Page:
and be judged by it hereafter."
Ca.se IleU Until Monday
"Surely will." answered Allen and
Attorney W. H. Abel, of prosecution
It was expected that the introduc
tion of testimony would begin with
the opening' of court Monday morn
ing. The defense was asked when it
would make its opening statement
Vanderveer replying that they pro
bably would reserve such statement
until the defense opened its case but
that he might address the jury on
Monday morning. He has prepared
no. address, be said.
...... . '
Lyman Hill Dies, Funeral
; Will Be Held Tomorrow
Lyman Hill, living at Judson and
High streets, died there early yes
terday morning after a lingering ill
ness. He was 72 years old. He l
survived by one son. E. L. Hill of
this city, and one granddaughter.
Marvel Hill of this city.
w , ,uj mnerai win oe neia at iu a.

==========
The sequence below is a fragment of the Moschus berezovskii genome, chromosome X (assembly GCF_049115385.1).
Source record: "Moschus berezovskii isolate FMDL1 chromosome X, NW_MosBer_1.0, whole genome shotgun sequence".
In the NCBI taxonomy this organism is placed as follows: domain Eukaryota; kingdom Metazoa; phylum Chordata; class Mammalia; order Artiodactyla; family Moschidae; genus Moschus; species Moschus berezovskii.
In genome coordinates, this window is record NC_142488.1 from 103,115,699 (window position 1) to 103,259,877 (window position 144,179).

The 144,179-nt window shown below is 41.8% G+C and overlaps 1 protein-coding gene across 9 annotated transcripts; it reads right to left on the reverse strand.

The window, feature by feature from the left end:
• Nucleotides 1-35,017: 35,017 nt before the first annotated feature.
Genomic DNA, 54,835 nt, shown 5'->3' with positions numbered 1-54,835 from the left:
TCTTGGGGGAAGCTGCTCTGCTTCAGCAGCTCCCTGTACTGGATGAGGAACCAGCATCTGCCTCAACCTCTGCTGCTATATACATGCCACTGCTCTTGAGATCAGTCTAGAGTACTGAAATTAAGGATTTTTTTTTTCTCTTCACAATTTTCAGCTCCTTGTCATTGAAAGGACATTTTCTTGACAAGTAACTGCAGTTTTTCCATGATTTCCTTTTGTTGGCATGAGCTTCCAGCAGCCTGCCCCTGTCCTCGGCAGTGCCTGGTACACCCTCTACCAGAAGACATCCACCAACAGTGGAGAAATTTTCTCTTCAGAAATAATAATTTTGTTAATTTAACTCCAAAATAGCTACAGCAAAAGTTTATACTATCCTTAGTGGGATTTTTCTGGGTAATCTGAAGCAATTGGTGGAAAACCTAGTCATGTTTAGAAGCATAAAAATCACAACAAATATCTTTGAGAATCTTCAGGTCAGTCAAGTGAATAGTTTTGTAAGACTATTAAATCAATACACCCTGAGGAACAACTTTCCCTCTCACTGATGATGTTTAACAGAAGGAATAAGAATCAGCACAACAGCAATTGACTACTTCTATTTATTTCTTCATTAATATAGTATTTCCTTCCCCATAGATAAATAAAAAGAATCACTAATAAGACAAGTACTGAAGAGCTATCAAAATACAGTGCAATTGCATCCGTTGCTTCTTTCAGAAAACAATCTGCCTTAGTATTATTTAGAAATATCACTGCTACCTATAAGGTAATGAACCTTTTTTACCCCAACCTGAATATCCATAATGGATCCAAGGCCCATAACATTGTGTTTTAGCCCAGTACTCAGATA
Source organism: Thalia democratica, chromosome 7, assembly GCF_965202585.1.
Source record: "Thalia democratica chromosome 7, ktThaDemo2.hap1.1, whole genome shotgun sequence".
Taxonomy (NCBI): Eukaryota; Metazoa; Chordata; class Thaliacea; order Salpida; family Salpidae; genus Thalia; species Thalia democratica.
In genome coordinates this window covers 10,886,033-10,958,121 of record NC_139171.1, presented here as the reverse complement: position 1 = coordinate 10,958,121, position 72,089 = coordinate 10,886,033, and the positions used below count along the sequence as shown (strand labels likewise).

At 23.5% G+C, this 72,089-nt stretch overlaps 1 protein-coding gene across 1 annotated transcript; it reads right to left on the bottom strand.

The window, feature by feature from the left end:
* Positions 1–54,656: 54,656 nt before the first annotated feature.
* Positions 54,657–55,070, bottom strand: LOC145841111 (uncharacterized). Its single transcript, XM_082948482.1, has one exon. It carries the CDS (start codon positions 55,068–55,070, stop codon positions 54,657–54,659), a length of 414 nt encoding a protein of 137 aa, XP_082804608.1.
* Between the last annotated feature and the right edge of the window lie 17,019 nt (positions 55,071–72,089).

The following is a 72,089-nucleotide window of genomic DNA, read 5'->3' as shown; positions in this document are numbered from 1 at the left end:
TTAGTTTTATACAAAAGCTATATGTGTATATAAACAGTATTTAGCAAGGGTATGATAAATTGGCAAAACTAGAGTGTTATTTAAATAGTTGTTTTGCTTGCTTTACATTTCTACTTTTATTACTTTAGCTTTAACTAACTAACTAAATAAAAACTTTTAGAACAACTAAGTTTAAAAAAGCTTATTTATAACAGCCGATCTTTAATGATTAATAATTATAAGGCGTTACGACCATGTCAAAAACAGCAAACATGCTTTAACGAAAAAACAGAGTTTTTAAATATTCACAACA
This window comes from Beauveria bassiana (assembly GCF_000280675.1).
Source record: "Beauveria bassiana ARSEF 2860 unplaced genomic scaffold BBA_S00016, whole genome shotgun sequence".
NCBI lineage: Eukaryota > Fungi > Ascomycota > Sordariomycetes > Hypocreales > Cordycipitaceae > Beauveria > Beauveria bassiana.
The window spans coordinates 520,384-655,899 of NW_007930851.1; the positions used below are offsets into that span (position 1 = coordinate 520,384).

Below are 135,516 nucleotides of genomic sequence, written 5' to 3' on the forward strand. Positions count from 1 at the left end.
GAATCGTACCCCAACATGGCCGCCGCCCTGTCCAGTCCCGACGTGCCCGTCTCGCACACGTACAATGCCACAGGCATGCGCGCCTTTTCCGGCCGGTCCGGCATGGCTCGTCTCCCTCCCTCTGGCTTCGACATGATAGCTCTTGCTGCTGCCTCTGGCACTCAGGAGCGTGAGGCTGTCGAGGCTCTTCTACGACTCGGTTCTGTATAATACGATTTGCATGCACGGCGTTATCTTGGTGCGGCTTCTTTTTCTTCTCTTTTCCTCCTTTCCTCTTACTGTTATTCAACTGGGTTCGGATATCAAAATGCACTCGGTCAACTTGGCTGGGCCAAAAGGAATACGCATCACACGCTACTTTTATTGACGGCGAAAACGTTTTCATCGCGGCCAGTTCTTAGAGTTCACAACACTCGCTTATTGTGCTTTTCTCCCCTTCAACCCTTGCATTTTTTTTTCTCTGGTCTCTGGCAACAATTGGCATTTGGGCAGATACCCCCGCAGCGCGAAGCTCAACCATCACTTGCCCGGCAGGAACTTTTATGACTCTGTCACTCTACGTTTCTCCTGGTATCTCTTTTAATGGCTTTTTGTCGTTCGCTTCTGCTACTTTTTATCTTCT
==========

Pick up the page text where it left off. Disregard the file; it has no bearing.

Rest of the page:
ni. Monday from the Webb & Clougb
chapel. Rev. Loughridge will conduct
the funeral and burial will be in City
Tribatere Paid to
Mrs. Reatha Hughes Low
The funeral of Mrs. Hoaiha.
'-ughes Low, wife of Charles E. Low,
wuu uieu a i me nome or ner parents.
Mr. and Mrs. William Hughes early
inur&day morning from influenza,
was held yesterday afternoon at 2
o'clock from the Rigdon chapel.
A large number of relative and
friends of Mrs. Low attended and the
norai tributes were many and beau
tiful. 'The Breakfast club girls, of
which she was a member, attended
in a body and the pallbearers, mem
bers of her class In llith fhnni
were Roy Keene. Whitney Gill. Ce-
cu r.mxens. uary.i Proctor, Bryan
Goodenough and William Vlesko.
' Dr. Richard N. Avison officiated
and his theme was "God's Care in
the Present And in the Future." and
he spoke of her as the "young
bride." Miss Lucille Barton sang
"The Far Away Home of the Soul."
Arter short services at the grave
the body was laid to rest in City,
Frank Flint of Salem Is
Given Honors at Oxford
Frank Flint of Salem. Rhodes
scholar from Oregon, has the honor
of being admitted to what Is consid
ered the most noted college In Ox
ford university. Out of a party of
21 from all parts of the United
SUtes. Flint was the only man to
secure admittance to Balliol college.
ne is one or two Oregon Rhodes
men, ootn chosen from Reed col
lese. During the voyage to England-
runt look tea with Lnrd f.rir